Support for Donald Trump among white women is cratering. This helps explain why, after days of tacitly condoning alleged spousal abuse by Rob Porter, which Porter denies, and former White House speechwriter David Sorensen, who also denies the accusations made against him, the president finally said last week that he was “totally opposed to domestic violence.”

It’s always been unfathomable to me that Donald Trump won a majority of white female votes in 2016, but he did. This was after the notorious Access Hollywood tape, the allegations of more than a dozen women who said he sexually harassed them.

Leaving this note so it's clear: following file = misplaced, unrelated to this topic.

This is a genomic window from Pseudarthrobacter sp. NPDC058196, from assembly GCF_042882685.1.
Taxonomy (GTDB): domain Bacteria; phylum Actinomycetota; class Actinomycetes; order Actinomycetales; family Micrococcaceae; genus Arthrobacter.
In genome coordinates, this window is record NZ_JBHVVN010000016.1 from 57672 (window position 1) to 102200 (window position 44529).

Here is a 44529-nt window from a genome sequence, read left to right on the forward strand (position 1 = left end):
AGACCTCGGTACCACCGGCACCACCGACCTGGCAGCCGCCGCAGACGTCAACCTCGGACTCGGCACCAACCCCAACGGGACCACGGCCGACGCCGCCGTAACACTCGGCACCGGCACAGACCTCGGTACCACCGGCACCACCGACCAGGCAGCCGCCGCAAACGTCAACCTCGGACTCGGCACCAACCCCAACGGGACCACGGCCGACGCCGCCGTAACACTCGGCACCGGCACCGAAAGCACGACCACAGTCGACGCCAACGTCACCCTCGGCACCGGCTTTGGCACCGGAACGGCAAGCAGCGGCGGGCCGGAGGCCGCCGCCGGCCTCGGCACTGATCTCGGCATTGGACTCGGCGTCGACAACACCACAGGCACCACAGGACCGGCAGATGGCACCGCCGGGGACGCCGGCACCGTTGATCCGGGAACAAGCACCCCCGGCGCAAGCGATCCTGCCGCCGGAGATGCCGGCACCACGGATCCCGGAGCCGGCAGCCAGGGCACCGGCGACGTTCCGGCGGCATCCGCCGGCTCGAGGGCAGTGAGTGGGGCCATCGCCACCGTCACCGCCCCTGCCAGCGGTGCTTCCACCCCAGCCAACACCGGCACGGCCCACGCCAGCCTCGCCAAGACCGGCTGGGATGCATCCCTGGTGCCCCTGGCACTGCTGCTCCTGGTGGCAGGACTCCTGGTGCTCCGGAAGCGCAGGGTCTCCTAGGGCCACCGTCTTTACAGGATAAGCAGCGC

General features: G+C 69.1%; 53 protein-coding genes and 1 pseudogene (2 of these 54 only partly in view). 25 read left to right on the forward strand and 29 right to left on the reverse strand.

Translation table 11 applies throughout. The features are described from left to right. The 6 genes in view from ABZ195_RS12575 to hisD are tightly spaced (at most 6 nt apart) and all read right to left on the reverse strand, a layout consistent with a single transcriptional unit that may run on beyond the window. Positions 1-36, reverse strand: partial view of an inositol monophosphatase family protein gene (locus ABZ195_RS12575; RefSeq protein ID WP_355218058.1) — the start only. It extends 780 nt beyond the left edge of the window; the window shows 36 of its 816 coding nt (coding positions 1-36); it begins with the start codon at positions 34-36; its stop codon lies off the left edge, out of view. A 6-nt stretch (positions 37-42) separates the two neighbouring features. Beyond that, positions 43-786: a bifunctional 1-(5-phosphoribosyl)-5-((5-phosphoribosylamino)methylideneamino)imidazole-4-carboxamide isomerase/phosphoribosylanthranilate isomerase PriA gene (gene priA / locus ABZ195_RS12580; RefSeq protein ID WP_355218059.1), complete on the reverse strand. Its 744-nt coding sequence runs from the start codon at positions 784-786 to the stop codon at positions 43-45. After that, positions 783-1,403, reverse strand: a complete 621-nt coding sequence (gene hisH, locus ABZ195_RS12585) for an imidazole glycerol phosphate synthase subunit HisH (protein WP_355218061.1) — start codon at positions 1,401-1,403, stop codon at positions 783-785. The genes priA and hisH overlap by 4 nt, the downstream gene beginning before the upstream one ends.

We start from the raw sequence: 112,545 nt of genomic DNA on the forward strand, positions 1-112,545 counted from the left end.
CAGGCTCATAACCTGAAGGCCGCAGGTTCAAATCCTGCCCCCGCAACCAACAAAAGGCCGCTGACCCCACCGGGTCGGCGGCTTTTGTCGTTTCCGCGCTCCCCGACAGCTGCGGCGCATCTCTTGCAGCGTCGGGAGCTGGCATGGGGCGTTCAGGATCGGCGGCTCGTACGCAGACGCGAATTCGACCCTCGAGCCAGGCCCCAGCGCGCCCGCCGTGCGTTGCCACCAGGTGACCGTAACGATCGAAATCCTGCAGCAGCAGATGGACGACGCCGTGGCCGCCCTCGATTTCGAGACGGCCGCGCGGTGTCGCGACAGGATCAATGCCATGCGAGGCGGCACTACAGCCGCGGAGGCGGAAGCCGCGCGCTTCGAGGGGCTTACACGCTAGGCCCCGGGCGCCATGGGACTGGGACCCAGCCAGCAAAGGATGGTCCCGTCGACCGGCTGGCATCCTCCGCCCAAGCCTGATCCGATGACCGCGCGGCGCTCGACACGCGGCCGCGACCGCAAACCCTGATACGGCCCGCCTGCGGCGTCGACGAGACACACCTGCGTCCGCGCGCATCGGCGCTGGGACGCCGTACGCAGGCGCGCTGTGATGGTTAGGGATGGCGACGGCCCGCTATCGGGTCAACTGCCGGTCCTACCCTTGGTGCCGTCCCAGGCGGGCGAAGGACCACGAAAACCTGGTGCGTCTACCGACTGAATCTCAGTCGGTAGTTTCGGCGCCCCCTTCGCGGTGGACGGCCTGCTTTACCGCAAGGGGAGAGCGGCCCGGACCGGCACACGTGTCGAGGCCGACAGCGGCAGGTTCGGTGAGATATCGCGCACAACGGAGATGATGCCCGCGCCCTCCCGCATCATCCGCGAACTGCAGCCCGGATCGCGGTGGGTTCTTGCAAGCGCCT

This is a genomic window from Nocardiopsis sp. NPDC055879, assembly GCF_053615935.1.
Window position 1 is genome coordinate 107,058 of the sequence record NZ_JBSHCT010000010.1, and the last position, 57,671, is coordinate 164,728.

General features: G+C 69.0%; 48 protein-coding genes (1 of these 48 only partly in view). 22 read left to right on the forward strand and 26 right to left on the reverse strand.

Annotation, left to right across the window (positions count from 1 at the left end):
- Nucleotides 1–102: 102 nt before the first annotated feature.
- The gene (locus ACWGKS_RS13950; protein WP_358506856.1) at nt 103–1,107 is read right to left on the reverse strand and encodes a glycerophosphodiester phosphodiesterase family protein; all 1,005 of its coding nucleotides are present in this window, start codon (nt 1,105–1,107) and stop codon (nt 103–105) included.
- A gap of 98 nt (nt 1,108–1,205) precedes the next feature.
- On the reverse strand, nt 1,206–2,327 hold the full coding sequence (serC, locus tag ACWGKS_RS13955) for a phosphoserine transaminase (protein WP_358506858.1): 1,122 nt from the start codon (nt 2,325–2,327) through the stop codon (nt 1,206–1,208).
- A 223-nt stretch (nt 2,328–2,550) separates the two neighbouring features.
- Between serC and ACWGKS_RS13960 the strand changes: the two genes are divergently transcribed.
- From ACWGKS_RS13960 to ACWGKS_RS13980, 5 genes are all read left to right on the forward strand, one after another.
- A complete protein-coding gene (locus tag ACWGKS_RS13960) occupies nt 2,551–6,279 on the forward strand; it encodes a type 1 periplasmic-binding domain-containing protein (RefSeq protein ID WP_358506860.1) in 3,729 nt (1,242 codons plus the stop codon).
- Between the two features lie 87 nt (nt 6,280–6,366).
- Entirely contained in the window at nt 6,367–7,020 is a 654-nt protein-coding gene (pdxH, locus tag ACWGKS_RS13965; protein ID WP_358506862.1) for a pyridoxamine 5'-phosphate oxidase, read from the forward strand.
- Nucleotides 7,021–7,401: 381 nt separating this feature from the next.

The downward numbers are most pronounced in the Rust Belt, where Trump cleaned up in November 2016 and even carried the formerly Democratic states of Michigan and Wisconsin. A state by state Gallup poll released in February showed that nationally, Trump’s national approval rating for 2017 was an anemic 38%.

But here was the real alarm bell. The poll detected what looked like the beginning of a collapse among white, non-college educated female voters, his base. In the Rust Belt states that decided 2016, Trump slipped into a precarious position with these women.